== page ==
UCC § 9-304(b) provides a “cascade” of methods for determining the jurisdiction of a custodian bank for UCC purposes. UCC § 9-304 (b) (1) states: “If an agreement between the bank and its customer regulating the deposit account expressly provides that a particular jurisdiction is the jurisdiction of the bank for the purposes [of the UCC], that jurisdiction shall be the jurisdiction of the bank.” Article 9-304(b)(2) of the UCC states: “If paragraph (1) is not applicable and an agreement between the bank and its customer regulating the deposit account expressly provides that the agreement is governed by the law of a particular jurisdiction, that jurisdiction shall be the jurisdiction of the bank.” Why do lenders use deposit guarantee agreements? Often, customers do not store their deposits with their lenders, and some lenders do not offer deposit accounts. Lenders are putting in place deposit guarantee agreements as an additional protection against defaults and to help repay their loans. The inclusion of such wording could avoid the risks and uncertainties that would arise if the application of the provisions of Article 9(304)(b) of the UCC led to the identification of two separate jurisdictions under two separate agreements. Advanced Security – At the end of DACA, the secured party is granted an advanced security right that gives it the exclusive rights to control the debtor`s deposit account under the Unified Commercial Code. Regions has an experienced and centralized deposit account control team that can provide a number of benefits to lenders and clients, as well as their law firms. A Deposit Guarantee Agreement (DACA), also known as a control agreement, is a tripartite agreement between a depositing customer (the debtor), the lender of a depositing customer (the secured party) and a bank. The parties want to have this involvement of third parties so that they know that the agreement is bound by the agreed terms. Active Deposit Account Control Agreement – A control agreement that orders the bank to receive disposition instructions from the secured party (not the debtor).
A problem could arise if the control agreement and the “customer contract” concluded between the custodian bank and the debtor as a customer in connection with the opening of the account each expressly provide for a specific but different jurisdiction from that of the bank for the purposes of the UCC, since any agreement would be “an agreement between the bank and its customer on the deposit account”. The same problem could arise if neither the control contract nor the customer contract expressly provides for the competence of the bank, but each of these agreements provides that it is subject to the law of a particular but different jurisdiction. To avoid such problems, all secured parties should (i) have their supervisory agreements explicitly stating that a particular jurisdiction is the jurisdiction of the bank for the purposes of the UCC, and (ii) consider adding the following provision (or equivalent words) to their control agreements: For transactions that require DACA, a strong banking partner is essential. A private equity firm (lender) lends $30 million to a commercial real estate developer (borrower) who will use the funds to develop a new luxury hotel on vacant land. The lender sets up a DACA at the borrower`s commercial bank and then finances the loan. The borrower has the total loan of $30 million, but DACA gives the lender some degree of control over how and when the funds are distributed. Initially, the lender offers access to $20 million to make the immediate purchase of the property. The borrower may use these funds as described in the loan agreement. The lender then considers the remaining $10 million to be ancillary costs in the controlled account – but the borrower does not have access to that money until the lender has received mortgage payments.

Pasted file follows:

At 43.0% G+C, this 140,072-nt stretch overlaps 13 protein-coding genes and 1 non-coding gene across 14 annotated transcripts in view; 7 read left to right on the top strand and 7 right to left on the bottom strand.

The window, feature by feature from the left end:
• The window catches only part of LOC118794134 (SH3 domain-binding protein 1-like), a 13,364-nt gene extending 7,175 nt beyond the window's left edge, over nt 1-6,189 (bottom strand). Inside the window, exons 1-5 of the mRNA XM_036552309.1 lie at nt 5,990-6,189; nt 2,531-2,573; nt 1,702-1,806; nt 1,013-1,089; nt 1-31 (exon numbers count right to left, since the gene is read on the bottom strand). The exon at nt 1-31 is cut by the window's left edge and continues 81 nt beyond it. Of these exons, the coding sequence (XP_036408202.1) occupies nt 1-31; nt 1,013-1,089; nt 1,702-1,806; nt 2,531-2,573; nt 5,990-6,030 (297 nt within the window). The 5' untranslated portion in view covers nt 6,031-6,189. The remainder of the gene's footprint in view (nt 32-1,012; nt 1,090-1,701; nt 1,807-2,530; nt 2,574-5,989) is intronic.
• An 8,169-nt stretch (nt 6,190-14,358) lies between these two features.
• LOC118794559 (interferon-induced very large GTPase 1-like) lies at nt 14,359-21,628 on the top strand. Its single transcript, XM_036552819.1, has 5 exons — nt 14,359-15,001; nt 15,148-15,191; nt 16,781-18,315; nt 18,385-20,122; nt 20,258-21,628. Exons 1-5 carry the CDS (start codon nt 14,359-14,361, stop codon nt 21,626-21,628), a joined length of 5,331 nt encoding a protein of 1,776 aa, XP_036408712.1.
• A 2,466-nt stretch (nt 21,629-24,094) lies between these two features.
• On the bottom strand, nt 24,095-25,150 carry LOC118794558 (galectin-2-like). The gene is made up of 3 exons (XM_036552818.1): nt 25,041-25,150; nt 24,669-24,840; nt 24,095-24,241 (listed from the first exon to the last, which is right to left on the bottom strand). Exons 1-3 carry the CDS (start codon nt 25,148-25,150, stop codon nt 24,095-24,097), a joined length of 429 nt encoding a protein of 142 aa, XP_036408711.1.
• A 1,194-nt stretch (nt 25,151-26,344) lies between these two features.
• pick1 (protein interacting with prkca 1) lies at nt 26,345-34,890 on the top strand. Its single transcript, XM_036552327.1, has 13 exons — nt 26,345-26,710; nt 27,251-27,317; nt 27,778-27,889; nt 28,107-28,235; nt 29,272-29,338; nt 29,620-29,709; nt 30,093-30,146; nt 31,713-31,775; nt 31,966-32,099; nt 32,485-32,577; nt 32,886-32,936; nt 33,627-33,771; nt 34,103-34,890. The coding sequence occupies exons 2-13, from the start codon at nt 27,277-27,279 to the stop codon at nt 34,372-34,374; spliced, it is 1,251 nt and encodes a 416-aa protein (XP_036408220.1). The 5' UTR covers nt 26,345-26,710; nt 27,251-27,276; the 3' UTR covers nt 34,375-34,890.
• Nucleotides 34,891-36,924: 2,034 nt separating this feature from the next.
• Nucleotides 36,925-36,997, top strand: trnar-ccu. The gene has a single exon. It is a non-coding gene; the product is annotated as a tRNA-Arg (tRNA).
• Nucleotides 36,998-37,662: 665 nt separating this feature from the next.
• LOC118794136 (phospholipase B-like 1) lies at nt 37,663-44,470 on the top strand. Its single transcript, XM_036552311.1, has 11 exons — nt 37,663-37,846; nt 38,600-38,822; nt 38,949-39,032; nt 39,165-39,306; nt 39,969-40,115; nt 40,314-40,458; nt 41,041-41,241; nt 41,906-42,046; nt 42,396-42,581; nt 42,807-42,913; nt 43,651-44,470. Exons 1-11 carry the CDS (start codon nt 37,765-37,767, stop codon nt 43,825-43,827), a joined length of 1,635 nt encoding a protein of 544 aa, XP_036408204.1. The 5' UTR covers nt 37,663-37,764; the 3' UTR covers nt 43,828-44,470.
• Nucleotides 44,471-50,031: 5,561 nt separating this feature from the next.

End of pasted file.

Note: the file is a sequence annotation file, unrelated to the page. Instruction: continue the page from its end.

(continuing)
Once the mortgage begins to be paid to the lender, the lender releases the $10 million on an approved schedule. Article 9 of the Uniform Commercial Code (CDU) defines a deposit account as a current, time, savings, savings or similar account held with a bank. Unlike most types of collateral, depositing a UCC-1 proof of funding does not perfect a privilege on a deposit account. .